Take the 2-minute tour ×
Mathematics Stack Exchange is a question and answer site for people studying math at any level and professionals in related fields. It's 100% free, no registration required.

1) $(P \vee Q) \Rightarrow R$
2) $(P \Rightarrow R) \wedge (Q \Rightarrow R)$

Explain why 1 and 2 are equivalent statements.

Attempt at solution:

I converted 1 and 2 to these statements which are equivalent:

1) $(P \cup Q) \subseteq R$

2) $(P \subseteq R) \cap (Q \subseteq R)$

This now seems logical but I dont know how to prove it? Any help is appreciated, thanks.

EDIT: I should have said truth tables are not necessary.

share|improve this question
Have you tried forming truth tables for both, and checking if the statements are respectively true? –  InterestedGuest Feb 7 '11 at 7:03
Are you attempting to prove that $(P\cup Q)\subseteq R$ and $(P\subseteq R)\cap(Q\subseteq R)$ are equivalent to each other? Or are you trying to prove that they are essentially the same as the first two statements you wrote? –  yunone Feb 7 '11 at 7:11
I don't see how they relate! What does this notation mean? Is $(P\subseteq R)\cap(Q\subseteq R)$ a set or what? –  milcak Feb 7 '11 at 7:20
I retagged the question, it has nothing to do with abstract algebra. –  Asaf Karagila Feb 7 '11 at 13:57
There is a difference between "truth tables are not necessary" and "truth tables are not allowed." Yes, the problem may be solved without truth tables, but truth tables happen to provide an easy, straightforward way of checking the equivalence. So, while you may be able to solve it without using truth tables, a question is why you would want to do that. There may be good reasons for wanting to do that, but then you have to tells us what they are so that the answers can be suitably written. –  Arturo Magidin Feb 7 '11 at 16:45

4 Answers 4

up vote 7 down vote accepted

If you are unwilling to use truth tables then the following are equivalent $$(P \lor Q) \rightarrow R$$ $$\lnot(P \lor Q) \lor R$$ $$(\lnot P \land \lnot Q) \lor R$$ $$(\lnot P \lor R) \land (\lnot Q \lor R)$$ $$(P \rightarrow R) \land (Q \rightarrow R)$$

share|improve this answer
But whats the reason behind this? Like the second line, how did you come to know you had to do this? –  1337holiday Feb 7 '11 at 16:40
@1337holiday: the steps in Henry's proof were (probably) not motivated by any direct foreknowledge that that particular step was the way to go, but more likely just using the strategy of simplifying (or translating out) the '$\rightarrow$' (which is a useful strategy because the identities involving '$\land$' and '$\lor$' are easier to manipulate. –  Mitch Feb 7 '11 at 17:56
Indeed. The question was how to translate the $\rightarrow$. An alternative approach, which would have introduced an extra step or two, might have been $\lnot ((P \lor Q) \land \lnot R).$ –  Henry Feb 7 '11 at 18:55

You should either use truth tables, or you can argue by contrapositive.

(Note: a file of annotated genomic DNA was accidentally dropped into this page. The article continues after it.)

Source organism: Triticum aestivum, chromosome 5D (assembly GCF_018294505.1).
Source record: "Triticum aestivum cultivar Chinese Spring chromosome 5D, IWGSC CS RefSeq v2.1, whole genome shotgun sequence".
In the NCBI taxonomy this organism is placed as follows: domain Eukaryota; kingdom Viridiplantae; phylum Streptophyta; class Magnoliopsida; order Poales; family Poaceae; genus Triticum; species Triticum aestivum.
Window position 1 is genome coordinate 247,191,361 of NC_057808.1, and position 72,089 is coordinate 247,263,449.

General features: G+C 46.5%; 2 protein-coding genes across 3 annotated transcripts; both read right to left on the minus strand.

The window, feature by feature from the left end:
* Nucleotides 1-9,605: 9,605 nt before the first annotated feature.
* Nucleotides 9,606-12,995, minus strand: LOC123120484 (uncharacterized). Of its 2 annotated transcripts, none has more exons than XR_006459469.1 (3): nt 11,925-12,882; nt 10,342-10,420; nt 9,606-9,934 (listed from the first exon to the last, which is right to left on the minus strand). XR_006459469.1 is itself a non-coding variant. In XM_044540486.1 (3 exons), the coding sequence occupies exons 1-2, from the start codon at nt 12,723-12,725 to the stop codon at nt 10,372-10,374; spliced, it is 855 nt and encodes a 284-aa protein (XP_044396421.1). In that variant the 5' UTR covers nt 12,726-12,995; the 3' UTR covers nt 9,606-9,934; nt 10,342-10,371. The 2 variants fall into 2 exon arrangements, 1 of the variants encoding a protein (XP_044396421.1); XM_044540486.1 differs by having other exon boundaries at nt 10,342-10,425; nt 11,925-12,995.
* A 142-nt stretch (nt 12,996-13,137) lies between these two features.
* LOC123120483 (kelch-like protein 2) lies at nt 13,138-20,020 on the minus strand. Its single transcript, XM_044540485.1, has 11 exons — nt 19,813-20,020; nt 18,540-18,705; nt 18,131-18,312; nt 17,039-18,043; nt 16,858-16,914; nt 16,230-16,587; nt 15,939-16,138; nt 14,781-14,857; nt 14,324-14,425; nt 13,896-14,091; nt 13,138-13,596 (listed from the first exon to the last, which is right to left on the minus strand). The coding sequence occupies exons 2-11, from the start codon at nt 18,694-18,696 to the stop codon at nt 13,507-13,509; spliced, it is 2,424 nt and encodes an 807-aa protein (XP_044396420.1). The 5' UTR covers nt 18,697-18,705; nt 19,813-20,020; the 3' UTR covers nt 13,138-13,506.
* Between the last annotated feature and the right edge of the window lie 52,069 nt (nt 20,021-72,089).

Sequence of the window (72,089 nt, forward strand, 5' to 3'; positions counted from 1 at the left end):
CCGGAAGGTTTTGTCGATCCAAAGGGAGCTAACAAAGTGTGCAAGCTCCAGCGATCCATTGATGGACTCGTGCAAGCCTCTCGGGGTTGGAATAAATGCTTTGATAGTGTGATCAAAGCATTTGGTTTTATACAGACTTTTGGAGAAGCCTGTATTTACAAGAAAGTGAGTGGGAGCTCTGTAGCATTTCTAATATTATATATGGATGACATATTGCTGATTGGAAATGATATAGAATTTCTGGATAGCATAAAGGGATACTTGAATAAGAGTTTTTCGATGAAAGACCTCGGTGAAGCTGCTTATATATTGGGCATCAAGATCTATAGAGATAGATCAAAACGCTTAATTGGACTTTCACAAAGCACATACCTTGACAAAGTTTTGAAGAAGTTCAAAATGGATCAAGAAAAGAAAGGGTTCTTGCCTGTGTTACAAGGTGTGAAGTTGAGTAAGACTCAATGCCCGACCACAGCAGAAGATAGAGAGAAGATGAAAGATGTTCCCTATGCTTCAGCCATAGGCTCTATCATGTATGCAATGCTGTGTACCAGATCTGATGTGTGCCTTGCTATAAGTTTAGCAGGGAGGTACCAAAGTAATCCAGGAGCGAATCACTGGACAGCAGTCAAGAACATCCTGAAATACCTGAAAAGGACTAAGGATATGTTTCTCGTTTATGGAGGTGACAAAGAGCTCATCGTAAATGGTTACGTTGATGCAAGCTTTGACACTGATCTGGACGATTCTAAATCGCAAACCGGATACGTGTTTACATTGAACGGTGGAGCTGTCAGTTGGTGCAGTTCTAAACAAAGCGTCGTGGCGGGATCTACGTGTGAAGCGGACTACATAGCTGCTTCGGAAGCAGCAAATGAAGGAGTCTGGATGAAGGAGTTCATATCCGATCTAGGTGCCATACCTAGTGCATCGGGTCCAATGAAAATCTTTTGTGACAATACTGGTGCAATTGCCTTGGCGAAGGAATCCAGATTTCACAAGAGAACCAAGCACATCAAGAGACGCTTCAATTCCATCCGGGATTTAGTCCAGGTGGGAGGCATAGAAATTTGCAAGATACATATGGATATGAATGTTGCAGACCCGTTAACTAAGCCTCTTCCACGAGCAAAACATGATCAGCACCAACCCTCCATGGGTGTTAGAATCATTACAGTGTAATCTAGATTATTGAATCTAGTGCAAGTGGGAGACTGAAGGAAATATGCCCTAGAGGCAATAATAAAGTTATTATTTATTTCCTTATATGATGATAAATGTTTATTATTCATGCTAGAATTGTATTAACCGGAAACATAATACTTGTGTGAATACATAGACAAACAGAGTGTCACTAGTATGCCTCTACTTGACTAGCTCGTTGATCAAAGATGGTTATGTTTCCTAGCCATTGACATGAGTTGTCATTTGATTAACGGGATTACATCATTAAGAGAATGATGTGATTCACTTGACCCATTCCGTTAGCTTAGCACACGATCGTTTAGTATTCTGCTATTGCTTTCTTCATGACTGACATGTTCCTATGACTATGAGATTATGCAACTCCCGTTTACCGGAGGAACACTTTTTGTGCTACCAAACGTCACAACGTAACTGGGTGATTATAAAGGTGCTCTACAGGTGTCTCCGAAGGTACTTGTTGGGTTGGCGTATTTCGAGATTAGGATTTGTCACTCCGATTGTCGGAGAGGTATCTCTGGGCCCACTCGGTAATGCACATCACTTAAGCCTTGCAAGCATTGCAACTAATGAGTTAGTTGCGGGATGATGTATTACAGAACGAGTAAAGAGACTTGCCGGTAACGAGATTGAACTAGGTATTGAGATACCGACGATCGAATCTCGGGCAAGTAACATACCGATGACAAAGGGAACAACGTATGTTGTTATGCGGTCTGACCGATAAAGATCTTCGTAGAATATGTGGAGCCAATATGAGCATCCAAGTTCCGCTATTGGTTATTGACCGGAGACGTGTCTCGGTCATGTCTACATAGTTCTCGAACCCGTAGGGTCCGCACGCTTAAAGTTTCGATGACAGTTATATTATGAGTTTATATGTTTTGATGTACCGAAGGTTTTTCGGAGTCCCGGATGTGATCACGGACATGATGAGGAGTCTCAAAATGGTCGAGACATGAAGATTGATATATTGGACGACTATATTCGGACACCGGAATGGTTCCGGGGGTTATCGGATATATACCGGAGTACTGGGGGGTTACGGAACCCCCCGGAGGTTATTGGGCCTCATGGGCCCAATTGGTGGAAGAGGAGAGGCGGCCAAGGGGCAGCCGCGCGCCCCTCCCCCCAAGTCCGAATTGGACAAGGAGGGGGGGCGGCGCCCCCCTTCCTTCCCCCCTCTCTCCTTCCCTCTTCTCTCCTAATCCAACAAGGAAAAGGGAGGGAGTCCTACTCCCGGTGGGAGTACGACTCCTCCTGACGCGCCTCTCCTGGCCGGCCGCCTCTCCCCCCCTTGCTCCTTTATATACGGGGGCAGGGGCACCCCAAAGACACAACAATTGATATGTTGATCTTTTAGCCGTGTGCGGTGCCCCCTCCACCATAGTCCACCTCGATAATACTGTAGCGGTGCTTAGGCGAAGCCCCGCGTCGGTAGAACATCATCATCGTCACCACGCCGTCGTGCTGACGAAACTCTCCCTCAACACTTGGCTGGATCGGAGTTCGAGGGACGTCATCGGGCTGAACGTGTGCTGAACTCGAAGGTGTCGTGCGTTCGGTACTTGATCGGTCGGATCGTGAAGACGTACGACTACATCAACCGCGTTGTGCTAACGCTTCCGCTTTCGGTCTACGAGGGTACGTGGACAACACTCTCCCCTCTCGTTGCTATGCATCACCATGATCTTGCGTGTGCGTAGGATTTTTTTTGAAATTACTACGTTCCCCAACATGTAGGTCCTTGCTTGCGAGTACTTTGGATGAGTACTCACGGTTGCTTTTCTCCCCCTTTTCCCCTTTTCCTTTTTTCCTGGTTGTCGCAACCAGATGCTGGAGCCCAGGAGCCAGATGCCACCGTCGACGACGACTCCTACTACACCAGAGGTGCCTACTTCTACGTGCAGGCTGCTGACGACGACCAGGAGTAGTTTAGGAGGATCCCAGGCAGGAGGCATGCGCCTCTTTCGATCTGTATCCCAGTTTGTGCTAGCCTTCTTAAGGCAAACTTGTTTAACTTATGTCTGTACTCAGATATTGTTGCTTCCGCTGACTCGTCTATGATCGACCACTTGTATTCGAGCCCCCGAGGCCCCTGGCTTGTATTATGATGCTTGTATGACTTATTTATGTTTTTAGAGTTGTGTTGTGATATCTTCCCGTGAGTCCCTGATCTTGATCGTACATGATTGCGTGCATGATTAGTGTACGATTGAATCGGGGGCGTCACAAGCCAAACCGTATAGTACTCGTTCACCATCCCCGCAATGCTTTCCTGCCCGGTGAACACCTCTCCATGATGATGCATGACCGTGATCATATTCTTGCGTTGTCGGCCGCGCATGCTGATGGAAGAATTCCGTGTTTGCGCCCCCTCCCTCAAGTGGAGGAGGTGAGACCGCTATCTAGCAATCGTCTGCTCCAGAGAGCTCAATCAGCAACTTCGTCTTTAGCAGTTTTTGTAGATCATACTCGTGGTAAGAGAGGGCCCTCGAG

To prove $(P \vee Q) \Rightarrow R$ then $(P \Rightarrow R) \wedge (Q \Rightarrow R)$, it is equivalent to show that when $(P \Rightarrow R) \wedge (Q \Rightarrow R)$ is false, then $(P \vee Q) \Rightarrow R$ is false as well.

When is $(P \Rightarrow R) \wedge (Q \Rightarrow R)$ false?

Then to prove the other direction reverse the formulas above, and again;

When is$(P \vee Q) \Rightarrow R$ false?

In both of these cases you can find sufficient conditions on $P,Q,R$, then establish the other statement.

share|improve this answer

It is usually the other way around: the basic properties of propositionsal calculus and logical connectives are established from first principles, and then the corresponding properties for sets and set-theoretic operations are concluded from them. So the properties of $\cap$ are deduced from the properties of $\wedge$; the properties of $\subseteq$ are deduced from the properties of $\Rightarrow$, etc.

You seem to be trying to go the other way. Unless this is how it was done in your class or book, chances are this would not be acceptable. Moreover, the second set-theoretic statement that you write doesn't really make a lot of sense as a set-theoretic statement: $$(P\subseteq R)\cap(Q\subseteq R)$$ is not a well-formed formula of set theory: $\cap$ is an operator between sets, but $\subseteq$ is a relation; $P\subseteq R$ is not a set, but a statement about sets, and $\cap$ cannot operate on statements about sets, only on sets.

share|improve this answer
I agree with this and with milcak above: $(P \subseteq R) \cap (Q \subseteq R)$ is nonsensical with the usual meanings of the symbols in mathematics. You get away with it (but maybe get confused by it) in $(P \Rightarrow R) \wedge (Q \Rightarrow R)$ because you confuse a binary connective with a binary relation. Or you confuse a proposition with its truth value. Or something. –  GEdgar Aug 13 '11 at 17:34

Instead of working with truth-tables or Venndiagrams you could just reason with these statements:

Assume (1) holds. Then R is true, whenever P or Q is true. So assume P holds, then "P or Q" holds and therefore R holds. Likewise Q implies R. We have that (2) holds.

Now assume (2) holds. Let "P or Q" be true, one can assume without loss that P is true. But from (2) we know that P implies R, therefore R holds. The means that (1) holds.

Now (1) implies (2) and (2) implies (1), this means both are indeed equivalent.

This is certainly less 'formal' than what you might be expecting (although it can be made formal). But it is this kind of reasoning one will usually make in a mathematical proof and because of that it's useful to be able to think about it this way.

share|improve this answer

Your Answer


By posting your answer, you agree to the privacy policy and terms of service.

Not the answer you're looking for? Browse other questions tagged or ask your own question.